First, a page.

Tomorrow’s fashion creatives are likely to be highly versatile all-rounders who must understand, spot and create trends. They must know the fashion life cycle intimately and be able to work across the fashion process from concept creation and production to marketing and brand storytelling. They must communicate well and collaborate with different industries. All this, preferably with a sustainable mindset too. The ADM course prepares students to be highly sought-after creatives of the future. From the bedrock of a good foundation programme in Year 1, to the baseline technical skills needed for the fashion industry, students are constantly challenged through industry briefs, competitions and internships. They will emerge in Year 3, as young promising designers, stylists, brand executives, buyers and entrepreneurs who will shape the world of fashion.
The only fashion course in a polytechnic!
Choose from two exciting options to specialise in – Fashion Design or Retail Merchandising.
Work with the latest in Swiss sewing technology at the Bernina Creative Studio right on our campus.
Created in the Bernina Creative Studio, with sustainability at the heart of this collaboration, our Year 3 designers combined the use of unconventional materials such as discarded packaging, exposed films, plastic bags, fabric scraps with creative techniques of upcycling and zero-waste production. The outcome was a series of fun, innovative textiles draped in the form of contemporary, runway-worthy silhouettes.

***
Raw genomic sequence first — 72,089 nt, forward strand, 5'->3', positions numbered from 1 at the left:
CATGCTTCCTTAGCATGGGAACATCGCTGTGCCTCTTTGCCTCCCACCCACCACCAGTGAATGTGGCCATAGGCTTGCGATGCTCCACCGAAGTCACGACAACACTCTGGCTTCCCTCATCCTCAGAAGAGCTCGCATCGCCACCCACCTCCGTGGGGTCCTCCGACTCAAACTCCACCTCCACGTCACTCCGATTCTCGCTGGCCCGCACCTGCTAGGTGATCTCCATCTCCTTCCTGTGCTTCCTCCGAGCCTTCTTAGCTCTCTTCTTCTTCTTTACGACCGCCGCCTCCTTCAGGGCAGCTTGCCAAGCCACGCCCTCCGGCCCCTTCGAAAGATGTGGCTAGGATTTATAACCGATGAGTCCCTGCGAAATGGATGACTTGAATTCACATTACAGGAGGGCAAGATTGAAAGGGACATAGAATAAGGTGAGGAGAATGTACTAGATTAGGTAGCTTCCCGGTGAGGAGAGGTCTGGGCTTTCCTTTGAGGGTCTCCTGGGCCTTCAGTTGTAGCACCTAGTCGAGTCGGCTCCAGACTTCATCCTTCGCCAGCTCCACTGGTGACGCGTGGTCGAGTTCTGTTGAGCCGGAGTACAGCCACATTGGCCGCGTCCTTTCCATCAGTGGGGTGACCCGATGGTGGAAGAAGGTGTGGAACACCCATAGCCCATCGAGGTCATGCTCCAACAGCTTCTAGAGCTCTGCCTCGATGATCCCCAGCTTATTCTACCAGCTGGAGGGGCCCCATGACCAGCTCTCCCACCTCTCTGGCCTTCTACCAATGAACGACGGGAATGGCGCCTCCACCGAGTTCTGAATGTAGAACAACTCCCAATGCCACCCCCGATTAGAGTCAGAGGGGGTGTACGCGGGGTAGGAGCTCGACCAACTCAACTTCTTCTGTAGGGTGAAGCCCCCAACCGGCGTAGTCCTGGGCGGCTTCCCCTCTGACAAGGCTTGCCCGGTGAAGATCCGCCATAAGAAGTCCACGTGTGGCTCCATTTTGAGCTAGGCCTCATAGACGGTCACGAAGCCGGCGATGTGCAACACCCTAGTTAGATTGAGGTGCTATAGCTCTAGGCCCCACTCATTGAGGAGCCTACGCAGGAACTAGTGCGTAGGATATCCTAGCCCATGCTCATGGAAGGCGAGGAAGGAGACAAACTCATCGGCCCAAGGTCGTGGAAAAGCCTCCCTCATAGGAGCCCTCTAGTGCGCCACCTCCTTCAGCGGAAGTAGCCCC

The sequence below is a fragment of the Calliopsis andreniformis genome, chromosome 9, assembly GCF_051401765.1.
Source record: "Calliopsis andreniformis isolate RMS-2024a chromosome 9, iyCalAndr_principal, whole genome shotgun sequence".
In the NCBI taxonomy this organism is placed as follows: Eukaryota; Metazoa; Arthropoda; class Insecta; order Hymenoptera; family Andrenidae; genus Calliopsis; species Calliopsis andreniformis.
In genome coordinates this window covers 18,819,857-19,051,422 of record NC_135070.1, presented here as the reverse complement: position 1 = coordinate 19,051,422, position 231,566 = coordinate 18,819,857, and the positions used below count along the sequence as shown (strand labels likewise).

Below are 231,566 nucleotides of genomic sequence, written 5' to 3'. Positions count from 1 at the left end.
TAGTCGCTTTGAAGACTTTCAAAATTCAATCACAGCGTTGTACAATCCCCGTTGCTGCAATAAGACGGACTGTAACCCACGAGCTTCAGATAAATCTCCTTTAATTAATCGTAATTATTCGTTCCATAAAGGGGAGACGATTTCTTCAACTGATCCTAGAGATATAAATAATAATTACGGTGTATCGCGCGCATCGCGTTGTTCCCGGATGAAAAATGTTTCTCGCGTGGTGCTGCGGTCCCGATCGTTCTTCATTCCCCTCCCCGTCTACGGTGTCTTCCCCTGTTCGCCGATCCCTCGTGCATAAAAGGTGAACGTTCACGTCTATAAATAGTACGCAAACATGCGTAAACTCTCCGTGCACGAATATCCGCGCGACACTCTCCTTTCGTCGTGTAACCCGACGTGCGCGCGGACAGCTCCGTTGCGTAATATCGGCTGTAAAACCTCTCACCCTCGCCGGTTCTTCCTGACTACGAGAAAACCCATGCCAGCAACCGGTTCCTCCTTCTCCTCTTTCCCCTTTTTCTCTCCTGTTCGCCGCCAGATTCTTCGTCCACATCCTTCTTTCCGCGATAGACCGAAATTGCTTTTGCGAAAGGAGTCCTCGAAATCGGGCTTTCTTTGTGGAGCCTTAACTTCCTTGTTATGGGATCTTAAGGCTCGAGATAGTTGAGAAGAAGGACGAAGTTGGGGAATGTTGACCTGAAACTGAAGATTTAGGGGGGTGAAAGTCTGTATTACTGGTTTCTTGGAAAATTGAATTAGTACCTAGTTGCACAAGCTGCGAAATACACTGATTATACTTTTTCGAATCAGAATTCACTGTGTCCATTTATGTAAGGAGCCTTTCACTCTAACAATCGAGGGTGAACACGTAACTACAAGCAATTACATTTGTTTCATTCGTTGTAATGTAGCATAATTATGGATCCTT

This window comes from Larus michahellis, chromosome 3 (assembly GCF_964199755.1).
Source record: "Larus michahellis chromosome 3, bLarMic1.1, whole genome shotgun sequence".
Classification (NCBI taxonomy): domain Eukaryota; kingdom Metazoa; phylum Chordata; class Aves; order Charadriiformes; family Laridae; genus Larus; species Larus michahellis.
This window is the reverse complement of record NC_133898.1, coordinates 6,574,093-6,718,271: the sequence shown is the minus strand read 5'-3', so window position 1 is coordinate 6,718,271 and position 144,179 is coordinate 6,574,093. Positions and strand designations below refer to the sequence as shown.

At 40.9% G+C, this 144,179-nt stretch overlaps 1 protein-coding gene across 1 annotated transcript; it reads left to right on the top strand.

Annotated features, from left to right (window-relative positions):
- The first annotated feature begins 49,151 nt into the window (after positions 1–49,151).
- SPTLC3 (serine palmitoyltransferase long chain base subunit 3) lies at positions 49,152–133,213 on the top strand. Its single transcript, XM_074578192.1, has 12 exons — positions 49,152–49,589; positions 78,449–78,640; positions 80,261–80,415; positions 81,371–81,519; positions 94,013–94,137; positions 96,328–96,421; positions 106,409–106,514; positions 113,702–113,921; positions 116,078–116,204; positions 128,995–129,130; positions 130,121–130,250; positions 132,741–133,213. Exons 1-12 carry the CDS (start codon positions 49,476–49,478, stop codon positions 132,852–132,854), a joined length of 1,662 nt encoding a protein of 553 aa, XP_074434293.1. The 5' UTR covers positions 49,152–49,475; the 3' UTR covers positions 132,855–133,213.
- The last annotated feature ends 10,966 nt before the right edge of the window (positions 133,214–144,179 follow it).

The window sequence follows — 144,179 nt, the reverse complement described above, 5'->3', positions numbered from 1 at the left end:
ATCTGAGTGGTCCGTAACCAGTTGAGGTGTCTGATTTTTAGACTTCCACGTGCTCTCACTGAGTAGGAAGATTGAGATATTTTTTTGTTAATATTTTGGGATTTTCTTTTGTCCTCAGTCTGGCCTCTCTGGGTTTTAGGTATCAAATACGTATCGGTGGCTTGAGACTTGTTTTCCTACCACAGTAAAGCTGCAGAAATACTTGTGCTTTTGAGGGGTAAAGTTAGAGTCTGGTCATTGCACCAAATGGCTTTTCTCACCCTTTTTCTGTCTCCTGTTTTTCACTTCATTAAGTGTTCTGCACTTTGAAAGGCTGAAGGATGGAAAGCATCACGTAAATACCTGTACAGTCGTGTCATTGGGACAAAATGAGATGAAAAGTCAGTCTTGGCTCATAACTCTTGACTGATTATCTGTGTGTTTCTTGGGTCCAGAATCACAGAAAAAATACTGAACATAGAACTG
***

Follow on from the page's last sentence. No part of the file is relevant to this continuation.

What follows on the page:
The works were exhibited at Funan Mall from August to September 2021 .
In collaboration with People’s Association, our Year 2 fashion design students were tasked to design costumes for different categories of dance performances lined up for the opening and finale segments of Chingay Parade 2021. Students were engaged in the process from concept, design to execution, right down to the styling and manufacturing aspects of the production.
The Human Condition is a collection that portrays the transition of an individual with high functioning depression as they battle their societal and psychological settings. Depression, along with many other mental illnesses, can be very well masked on the exterior, with one putting on a façade to fit societal expectations. Like a Russian doll, the collection uncovers the layers barricading a person’s innermost nature, incorporating the colour contrasts of brain imaging that is often used to analyse various mental illnesses.